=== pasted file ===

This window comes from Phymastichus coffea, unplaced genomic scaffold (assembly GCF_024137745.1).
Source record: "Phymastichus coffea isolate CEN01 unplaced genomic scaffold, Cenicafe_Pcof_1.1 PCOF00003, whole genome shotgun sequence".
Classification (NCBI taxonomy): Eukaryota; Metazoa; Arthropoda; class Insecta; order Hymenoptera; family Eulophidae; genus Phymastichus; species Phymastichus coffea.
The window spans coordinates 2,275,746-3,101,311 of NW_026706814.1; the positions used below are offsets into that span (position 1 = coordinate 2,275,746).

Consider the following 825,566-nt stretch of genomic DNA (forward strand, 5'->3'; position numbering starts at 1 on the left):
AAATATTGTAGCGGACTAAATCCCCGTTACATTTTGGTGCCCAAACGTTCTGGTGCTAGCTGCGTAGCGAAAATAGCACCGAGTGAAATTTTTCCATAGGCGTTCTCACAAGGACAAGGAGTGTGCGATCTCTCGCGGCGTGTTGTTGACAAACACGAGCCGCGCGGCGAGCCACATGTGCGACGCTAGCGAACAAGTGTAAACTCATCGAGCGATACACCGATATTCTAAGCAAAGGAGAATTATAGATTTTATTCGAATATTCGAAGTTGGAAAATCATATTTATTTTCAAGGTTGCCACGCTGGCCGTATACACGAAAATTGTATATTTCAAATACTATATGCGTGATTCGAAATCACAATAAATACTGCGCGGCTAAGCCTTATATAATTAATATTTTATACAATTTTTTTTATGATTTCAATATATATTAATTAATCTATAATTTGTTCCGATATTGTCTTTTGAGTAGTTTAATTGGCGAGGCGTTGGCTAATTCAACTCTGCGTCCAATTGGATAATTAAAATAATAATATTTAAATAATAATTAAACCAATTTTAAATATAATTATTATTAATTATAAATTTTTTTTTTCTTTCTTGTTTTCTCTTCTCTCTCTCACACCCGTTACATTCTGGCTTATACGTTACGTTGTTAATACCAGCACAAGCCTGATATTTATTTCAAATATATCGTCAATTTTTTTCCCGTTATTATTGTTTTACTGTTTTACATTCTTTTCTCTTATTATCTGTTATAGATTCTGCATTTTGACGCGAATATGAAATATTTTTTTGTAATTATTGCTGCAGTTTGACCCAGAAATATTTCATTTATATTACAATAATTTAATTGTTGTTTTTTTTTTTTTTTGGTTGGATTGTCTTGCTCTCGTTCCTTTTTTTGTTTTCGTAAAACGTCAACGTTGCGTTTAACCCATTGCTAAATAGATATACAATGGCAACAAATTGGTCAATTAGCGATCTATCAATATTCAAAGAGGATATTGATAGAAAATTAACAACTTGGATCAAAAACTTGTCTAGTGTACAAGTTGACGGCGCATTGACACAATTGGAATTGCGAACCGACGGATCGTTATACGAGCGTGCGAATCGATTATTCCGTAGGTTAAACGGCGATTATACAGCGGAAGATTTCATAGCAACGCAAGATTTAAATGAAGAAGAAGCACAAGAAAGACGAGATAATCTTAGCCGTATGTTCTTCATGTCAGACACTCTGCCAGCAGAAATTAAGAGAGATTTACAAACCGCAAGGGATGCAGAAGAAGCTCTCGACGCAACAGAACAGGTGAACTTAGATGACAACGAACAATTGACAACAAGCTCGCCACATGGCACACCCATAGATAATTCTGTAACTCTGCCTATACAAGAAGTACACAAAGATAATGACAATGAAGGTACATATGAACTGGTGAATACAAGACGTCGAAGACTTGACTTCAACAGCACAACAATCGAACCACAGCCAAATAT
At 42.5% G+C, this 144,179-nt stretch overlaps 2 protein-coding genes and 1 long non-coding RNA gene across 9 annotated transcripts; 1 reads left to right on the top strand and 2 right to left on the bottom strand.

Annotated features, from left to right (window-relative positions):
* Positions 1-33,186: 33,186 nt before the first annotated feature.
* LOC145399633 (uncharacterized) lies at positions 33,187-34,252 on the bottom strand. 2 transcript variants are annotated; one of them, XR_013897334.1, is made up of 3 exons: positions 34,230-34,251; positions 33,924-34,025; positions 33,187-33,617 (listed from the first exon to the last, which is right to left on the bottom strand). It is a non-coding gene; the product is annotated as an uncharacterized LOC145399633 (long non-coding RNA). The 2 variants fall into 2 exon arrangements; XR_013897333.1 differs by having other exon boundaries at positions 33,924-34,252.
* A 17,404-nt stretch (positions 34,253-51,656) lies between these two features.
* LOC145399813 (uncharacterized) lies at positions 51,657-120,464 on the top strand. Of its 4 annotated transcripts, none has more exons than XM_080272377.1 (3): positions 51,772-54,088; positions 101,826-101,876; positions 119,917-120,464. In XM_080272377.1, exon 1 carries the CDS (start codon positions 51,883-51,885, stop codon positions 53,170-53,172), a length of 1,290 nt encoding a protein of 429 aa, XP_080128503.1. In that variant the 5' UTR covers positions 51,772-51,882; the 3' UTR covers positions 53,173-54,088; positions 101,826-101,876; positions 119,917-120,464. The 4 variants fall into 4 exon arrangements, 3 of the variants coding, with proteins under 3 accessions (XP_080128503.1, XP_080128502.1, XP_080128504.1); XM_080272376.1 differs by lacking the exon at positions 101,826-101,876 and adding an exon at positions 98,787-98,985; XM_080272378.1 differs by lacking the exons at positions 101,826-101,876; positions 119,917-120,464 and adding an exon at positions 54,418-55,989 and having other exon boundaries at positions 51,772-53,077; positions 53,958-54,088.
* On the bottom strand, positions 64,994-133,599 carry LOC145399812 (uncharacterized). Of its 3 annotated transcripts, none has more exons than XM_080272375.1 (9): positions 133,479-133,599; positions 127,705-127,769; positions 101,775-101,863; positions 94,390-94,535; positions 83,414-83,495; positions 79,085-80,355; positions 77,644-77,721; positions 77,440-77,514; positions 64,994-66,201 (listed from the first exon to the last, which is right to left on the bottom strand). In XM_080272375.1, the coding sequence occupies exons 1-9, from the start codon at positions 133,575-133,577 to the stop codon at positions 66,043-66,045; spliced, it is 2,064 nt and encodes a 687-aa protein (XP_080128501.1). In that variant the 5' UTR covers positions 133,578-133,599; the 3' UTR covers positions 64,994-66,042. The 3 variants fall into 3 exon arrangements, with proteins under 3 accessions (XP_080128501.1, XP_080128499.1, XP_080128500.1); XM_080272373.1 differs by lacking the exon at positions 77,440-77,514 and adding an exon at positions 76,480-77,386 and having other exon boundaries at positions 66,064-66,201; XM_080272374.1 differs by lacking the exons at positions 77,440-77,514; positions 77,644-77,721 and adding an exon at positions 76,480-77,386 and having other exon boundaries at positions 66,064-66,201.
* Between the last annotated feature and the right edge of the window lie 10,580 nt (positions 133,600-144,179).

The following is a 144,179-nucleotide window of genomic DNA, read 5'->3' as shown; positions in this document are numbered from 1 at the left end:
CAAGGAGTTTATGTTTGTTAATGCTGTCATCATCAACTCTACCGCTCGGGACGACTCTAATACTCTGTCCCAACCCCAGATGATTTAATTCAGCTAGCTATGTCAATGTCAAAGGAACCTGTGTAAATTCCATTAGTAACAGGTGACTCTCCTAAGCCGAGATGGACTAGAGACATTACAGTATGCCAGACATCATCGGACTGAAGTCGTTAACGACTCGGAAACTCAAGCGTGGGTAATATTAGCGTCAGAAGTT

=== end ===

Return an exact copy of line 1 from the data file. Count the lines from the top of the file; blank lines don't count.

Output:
This window comes from Phymastichus coffea, unplaced genomic scaffold (assembly GCF_024137745.1).